Written by Anthony Smyrski / Edited by Anne Keehn
This story originally appeared in issue eight of Megawords magazine.
Roman and I are asleep in the cabin of a Soviet era sleeper train, when a knock on the door startles us awake. It is 6:30 in the morning, and we are almost at our destination: St. Petersburg, Russia. I had fallen asleep while gazing out at the stark landscape. But now I feel the tension in the air; the kinetic bustle of Russia’s metropolis looms ever closer. I begin to gather my bags and my thoughts; within 20 minutes, our train enters the belly of the city, and comes to a smoky stop in Vitebsky train station. We step onto the platform, illuminated by eerie green light. The oily smell of diesel fumes stings our nostrils.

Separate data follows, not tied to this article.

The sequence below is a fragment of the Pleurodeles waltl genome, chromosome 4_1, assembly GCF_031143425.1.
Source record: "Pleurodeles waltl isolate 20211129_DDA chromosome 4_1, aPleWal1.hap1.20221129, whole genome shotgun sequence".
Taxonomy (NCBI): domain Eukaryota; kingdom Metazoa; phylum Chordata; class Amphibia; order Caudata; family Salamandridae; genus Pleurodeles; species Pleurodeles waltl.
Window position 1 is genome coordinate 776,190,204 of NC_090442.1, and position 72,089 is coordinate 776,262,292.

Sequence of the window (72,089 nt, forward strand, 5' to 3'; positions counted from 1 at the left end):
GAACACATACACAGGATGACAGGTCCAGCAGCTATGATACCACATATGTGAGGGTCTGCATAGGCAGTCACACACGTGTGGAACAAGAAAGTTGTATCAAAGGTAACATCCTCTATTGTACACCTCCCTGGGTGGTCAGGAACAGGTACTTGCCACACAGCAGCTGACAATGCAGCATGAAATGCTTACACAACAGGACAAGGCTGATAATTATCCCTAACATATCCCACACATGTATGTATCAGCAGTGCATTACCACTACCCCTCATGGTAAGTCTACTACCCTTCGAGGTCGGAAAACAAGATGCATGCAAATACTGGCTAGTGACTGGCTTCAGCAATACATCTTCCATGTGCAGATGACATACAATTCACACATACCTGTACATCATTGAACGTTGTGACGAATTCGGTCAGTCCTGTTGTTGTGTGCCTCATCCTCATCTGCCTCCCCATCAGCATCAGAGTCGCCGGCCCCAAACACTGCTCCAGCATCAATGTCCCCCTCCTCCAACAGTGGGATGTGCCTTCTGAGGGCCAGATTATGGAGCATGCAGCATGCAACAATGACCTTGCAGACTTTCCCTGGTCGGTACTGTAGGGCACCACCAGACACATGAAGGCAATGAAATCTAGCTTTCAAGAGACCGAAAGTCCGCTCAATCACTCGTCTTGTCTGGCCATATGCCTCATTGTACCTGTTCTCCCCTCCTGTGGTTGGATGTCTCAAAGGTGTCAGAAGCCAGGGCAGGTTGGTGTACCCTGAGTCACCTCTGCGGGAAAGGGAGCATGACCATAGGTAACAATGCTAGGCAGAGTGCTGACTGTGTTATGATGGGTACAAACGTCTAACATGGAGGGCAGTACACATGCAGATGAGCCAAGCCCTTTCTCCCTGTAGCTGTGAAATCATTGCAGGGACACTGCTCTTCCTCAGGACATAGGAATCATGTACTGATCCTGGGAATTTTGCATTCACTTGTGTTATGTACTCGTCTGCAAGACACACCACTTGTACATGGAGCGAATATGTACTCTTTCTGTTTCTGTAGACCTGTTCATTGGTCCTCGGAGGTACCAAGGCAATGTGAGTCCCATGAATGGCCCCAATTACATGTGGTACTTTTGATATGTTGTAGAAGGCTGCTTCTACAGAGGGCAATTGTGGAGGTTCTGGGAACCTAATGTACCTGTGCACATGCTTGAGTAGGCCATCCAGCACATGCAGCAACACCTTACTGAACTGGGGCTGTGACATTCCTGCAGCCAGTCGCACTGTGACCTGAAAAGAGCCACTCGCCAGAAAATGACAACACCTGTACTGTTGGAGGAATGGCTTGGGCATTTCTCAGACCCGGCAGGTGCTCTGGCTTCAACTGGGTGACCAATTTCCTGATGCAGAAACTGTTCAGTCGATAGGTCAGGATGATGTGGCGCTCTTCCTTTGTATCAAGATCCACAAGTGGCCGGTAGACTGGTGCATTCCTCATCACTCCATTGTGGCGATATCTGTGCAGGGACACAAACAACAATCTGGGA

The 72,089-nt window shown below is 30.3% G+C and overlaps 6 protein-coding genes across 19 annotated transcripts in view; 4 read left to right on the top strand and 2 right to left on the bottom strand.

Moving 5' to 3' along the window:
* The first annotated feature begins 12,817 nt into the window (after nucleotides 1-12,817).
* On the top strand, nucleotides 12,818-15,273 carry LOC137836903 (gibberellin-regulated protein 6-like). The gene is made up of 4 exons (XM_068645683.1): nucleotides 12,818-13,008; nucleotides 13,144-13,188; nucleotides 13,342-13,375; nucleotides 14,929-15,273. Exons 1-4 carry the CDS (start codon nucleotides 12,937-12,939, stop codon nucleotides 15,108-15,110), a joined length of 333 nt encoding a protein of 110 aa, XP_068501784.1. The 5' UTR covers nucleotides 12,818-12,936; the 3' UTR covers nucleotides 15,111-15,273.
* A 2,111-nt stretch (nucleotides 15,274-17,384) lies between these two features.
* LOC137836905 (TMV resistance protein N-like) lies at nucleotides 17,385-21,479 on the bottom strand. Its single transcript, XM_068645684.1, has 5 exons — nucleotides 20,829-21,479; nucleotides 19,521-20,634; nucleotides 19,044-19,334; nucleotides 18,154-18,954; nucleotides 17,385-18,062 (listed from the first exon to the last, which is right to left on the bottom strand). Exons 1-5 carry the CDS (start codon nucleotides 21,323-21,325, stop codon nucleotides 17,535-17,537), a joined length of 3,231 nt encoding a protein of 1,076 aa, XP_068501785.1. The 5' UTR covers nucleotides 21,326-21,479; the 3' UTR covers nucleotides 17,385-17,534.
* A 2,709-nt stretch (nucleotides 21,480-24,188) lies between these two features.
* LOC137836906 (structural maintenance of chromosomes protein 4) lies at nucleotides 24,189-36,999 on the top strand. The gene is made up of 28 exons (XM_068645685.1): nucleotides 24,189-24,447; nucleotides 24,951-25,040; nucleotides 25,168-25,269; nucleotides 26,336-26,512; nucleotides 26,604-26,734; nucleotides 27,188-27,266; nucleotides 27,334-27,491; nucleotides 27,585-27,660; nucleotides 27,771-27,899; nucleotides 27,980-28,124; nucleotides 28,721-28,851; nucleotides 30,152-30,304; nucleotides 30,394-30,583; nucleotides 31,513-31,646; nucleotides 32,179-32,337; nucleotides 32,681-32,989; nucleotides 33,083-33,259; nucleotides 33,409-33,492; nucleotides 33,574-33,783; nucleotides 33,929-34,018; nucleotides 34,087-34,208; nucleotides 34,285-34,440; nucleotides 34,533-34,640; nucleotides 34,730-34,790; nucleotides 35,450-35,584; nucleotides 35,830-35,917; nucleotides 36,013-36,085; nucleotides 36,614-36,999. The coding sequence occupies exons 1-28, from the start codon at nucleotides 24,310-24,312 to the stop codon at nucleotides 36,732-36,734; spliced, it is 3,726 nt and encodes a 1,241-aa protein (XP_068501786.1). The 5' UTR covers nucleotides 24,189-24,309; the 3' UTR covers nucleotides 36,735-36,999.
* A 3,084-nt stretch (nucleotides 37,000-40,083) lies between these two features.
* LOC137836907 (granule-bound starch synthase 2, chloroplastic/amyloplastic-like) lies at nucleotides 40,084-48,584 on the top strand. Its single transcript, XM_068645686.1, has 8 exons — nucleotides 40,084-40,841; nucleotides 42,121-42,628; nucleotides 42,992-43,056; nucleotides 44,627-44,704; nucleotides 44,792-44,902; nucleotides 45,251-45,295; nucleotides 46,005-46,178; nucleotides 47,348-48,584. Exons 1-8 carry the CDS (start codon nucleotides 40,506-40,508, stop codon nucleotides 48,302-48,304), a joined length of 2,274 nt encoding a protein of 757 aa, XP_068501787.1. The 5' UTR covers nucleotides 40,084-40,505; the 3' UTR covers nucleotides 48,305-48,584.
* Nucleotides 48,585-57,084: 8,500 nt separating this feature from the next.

Two days ago, I had touched down at Berlin’s Tegel airport after 20 hours of travel from my home in Philadelphia, where my friend Roman met me. I visit Roman once a year, and we always make an excursion to a nearby city or town. This time we chose to explore our fascination with the soviet legacy, and decided to travel to the more distant and foreign St. Petersburg. Roman and his family escaped the communist regime in Poland during the late 1980s, and perhaps we wanted to discover the myth and perceived menace of Russia
for ourselves. (more…)